Those supporting President Obama's re-election campaign received an email last night from the First Lady who introduced the Women for Obama initiative, which she will chair. The effort includes phone banks and events around the country aimed at mobilizing women voters for Obama, a voting bloc that turned out for him in 2008. The president has been criticized for a lack of women appointees in his administration, but so far that hasn't materialized into a problem at the polls.
In her letter, Michelle Obama encouraged women to "grow this campaign - one woman at a time." An excerpt of the email is below, or you can read it in its entirety on the campaign's website.
Women have always been the heart of the Obama organization. We make up nearly half of the American workforce and are the majority of students in America's colleges and universities. We're the primary caregivers for our children and seniors. We're the heads of households and workplaces across the country.
And right now, it's time for us all to dig deep, step up, and keep building this campaign together: person by person, discussion by discussion.
Today, we are officially launching Women for Obama—and I am incredibly honored to be serving as its chair. This is a special group dedicated to growing this campaign from the ground up. Because we know better than anyone that movements for real and lasting change have got to start at the grassroots—and they're sustained by the relationships we develop with one another. Together, that's what we're going to do—build relationships with supporters, new and old, and grow this campaign—one woman at a time.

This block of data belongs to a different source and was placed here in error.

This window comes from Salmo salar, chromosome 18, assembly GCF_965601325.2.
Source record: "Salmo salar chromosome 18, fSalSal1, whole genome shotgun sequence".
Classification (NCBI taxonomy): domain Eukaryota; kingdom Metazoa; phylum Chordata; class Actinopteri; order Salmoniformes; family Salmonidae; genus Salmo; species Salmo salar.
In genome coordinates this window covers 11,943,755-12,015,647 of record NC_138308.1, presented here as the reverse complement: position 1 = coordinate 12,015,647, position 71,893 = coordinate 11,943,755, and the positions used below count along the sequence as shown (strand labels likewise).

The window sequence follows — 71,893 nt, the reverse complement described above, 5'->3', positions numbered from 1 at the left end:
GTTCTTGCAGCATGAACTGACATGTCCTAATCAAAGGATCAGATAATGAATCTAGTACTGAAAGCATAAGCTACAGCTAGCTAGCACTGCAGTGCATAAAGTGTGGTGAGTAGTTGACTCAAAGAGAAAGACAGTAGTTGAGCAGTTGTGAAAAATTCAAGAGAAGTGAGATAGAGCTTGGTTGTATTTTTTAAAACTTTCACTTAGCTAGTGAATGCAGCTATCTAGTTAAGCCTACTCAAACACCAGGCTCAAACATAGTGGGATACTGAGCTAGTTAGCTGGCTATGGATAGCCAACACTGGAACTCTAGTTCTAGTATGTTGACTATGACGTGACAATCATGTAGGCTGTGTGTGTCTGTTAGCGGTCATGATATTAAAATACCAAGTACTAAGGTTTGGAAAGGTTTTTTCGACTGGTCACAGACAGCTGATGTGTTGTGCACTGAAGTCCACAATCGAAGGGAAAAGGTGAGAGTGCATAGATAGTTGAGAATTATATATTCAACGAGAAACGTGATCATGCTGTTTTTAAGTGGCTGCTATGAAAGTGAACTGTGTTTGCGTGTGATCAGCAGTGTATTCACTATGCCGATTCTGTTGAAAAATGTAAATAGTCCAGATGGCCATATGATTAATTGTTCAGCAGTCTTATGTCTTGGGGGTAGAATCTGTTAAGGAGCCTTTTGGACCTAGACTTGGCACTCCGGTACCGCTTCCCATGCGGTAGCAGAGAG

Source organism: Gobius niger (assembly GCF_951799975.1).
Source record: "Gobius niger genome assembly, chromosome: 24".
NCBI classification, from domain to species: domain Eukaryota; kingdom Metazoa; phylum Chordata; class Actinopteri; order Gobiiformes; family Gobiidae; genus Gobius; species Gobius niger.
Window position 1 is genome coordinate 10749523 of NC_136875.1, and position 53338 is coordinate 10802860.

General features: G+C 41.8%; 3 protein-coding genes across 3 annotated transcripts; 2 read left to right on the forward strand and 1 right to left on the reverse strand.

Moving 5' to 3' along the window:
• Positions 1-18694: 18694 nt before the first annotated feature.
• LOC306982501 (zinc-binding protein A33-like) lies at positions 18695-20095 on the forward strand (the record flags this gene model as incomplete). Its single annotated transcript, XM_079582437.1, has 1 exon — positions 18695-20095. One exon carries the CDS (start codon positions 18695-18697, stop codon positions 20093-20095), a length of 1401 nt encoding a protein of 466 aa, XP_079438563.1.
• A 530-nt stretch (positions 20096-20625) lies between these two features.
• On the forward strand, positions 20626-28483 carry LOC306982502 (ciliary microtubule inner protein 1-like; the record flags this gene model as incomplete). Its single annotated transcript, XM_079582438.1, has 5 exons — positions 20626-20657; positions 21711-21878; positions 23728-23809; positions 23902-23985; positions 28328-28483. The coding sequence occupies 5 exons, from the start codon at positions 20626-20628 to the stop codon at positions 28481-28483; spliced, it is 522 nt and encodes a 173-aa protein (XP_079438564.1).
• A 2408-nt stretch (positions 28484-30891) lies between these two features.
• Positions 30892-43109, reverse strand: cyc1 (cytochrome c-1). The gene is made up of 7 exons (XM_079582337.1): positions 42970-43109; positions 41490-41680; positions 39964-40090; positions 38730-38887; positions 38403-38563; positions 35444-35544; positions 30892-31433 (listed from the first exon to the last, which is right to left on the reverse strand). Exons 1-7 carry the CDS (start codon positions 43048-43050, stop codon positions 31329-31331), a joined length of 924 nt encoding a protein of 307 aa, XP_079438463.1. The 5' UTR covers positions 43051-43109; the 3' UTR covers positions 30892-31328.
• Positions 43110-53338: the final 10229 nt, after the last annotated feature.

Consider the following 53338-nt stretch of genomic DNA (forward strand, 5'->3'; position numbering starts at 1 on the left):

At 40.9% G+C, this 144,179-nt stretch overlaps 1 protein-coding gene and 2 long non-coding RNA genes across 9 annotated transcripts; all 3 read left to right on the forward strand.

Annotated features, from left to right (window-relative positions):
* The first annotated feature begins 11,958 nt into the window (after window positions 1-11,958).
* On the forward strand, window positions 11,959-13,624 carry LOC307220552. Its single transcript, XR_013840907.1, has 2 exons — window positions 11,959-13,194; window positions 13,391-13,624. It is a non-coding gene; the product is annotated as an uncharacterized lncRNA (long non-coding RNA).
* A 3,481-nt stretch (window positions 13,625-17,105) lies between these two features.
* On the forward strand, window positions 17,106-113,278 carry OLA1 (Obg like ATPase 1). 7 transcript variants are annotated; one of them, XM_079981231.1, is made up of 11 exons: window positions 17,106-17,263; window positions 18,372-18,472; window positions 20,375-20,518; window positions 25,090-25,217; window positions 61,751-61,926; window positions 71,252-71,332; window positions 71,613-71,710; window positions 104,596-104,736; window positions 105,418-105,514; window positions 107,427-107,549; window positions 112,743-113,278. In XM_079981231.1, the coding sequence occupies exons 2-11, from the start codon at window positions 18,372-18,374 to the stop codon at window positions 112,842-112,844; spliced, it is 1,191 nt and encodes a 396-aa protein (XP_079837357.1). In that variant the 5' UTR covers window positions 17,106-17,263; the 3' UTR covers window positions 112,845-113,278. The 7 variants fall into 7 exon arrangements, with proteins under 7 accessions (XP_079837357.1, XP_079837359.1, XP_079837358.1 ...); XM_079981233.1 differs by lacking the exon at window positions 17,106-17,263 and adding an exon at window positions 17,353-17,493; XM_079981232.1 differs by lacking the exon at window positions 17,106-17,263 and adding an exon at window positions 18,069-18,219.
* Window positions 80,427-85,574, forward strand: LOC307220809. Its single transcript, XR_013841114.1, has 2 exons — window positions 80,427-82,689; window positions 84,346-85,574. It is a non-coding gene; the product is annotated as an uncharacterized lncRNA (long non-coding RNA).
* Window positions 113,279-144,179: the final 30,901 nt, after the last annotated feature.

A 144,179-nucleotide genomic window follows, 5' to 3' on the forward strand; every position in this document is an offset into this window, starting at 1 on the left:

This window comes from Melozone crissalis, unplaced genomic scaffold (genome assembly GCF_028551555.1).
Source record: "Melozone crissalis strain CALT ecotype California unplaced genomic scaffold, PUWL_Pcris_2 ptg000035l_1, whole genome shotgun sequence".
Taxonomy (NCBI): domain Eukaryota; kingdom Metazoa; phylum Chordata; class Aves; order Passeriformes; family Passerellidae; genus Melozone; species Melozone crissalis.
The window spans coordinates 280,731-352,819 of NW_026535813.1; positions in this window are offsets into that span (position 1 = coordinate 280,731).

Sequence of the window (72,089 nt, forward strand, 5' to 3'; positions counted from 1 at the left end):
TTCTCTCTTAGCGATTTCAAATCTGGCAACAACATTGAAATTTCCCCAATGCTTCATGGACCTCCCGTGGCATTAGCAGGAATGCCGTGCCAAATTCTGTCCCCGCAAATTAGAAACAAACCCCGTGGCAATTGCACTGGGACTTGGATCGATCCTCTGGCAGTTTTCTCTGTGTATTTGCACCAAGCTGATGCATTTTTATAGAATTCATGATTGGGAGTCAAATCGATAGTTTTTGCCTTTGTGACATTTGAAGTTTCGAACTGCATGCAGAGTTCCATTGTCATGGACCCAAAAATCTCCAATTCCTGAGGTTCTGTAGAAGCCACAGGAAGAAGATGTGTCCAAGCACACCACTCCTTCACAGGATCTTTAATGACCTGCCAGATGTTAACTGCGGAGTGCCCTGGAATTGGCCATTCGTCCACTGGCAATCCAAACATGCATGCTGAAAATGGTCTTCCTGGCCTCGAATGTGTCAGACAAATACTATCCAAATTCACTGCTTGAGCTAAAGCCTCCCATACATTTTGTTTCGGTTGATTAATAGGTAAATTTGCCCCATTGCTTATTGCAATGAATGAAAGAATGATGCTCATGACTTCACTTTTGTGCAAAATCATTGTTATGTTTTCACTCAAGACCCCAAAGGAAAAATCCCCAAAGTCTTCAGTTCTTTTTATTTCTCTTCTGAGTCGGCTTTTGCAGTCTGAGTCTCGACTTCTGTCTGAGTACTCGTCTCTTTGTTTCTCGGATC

I wanted to ask you myself if you'll sign on to join us.
The president's re-election campaign, Obama for America, used the hashtag "Women for #Obama2012" to tweet about the new initiative from its national and state Twitter handles. The president meanwhile spoke to a group of women at a dinner at the National Women's Law Center last week (video here via White House), praising the efforts of American women leaders but also championing what his administration has done to further women's advancement. Valerie Jarrett, chair of the White House Council on Women and Girls, a longtime adviser to the president, and one of the women in his administration, also shared some of her thoughts about the dinner through a post on the Huffington Post.
Campaign to reactivate Obama women supporters started.